Host an Event Volunteer Join Tickets

Support the plant database you love!


Plant Database

Search for native plants by scientific name, common name or family. If you are not sure what you are looking for, try the Combination Search or our Recommended Species lists.

Enter a Plant Name:
Or you can choose a plant family:
Chrysopsis pilosa (Soft goldenaster)
Schwartzman, Steven

Chrysopsis pilosa

Chrysopsis pilosa Nutt.

Soft Goldenaster, Soft Golden-aster

Asteraceae (Aster Family)

Synonym(s): Bradburia pilosa, Chrysopsis nuttallii, Heterotheca pilosa

USDA Symbol: CHPI8

USDA Native Status: L48 (N)


From the Image Gallery

12 photo(s) available in the Image Gallery

Plant Characteristics

Duration: Annual
Habit: Herb
Root Type: Fibrous , Tap
Leaf Arrangement: Alternate
Leaf Complexity: Simple
Leaf Pubescence: Pilose
Leaf Apex: Acute , Mucronate
Inflorescence: Head
Size Notes: Up to about 3 feet tall, often shorter.
Fruit: Fruit is a cypsela (pl. cypselae). Though technically incorrect, the fruit is often referred to as an achene.

Bloom Information

Bloom Color: Yellow
Bloom Time: May , Jun , Jul , Aug , Sep , Oct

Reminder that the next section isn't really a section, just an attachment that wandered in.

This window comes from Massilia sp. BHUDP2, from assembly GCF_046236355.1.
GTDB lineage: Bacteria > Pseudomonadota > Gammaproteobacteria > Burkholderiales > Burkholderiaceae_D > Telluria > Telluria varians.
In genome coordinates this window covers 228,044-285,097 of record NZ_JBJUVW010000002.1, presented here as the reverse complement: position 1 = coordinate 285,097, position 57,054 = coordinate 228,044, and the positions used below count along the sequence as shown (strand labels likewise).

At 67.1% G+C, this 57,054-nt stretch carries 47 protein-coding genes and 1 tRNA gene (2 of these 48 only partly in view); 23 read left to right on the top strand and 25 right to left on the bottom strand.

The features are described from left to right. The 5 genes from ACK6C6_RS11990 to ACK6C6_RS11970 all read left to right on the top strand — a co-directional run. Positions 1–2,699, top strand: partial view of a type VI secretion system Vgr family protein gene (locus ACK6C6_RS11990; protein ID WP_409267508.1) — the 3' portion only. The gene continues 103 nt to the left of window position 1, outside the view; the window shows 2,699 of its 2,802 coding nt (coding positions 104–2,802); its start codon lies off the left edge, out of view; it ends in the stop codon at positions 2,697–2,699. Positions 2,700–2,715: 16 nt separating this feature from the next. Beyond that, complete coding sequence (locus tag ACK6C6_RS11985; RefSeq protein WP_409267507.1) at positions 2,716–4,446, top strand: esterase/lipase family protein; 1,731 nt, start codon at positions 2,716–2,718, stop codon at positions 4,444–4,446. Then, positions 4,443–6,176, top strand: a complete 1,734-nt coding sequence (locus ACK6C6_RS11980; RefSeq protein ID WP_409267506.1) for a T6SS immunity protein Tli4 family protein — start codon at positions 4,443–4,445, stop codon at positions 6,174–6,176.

USA: AL , AR , FL , GA , KS , KY , LA , MO , MS , NC , OK , SC , TN , TX , VA
Native Habitat: Rocky dry prairies, fields, glades, roadsides.

Growing Conditions

Light Requirement: Sun , Part Shade


Use Other: Foliage has a strong camphor scent when crushed.
Interesting Foliage: yes

Herbarium Specimen(s)

NPSOT 0036 Collected Sept. 22, 1990 in Bexar County by Judith C. Berry

1 specimen(s) available in the Digital Herbarium


Bibref 328 - Wildflowers of Texas (2003) Ajilvsgi, Geyata.

Search More Titles in Bibliography

Web Reference

Webref 38 - Flora of North America (2019) Missouri Botanical Garden, St. Louis, MO & Harvard University Herbaria, Cambridge, MA.

Additional resources

USDA: Find Chrysopsis pilosa in USDA Plants
FNA: Find Chrysopsis pilosa in the Flora of North America (if available)
Google: Search Google for Chrysopsis pilosa


Record Modified: 2022-12-23
Research By: TWC Staff

Go back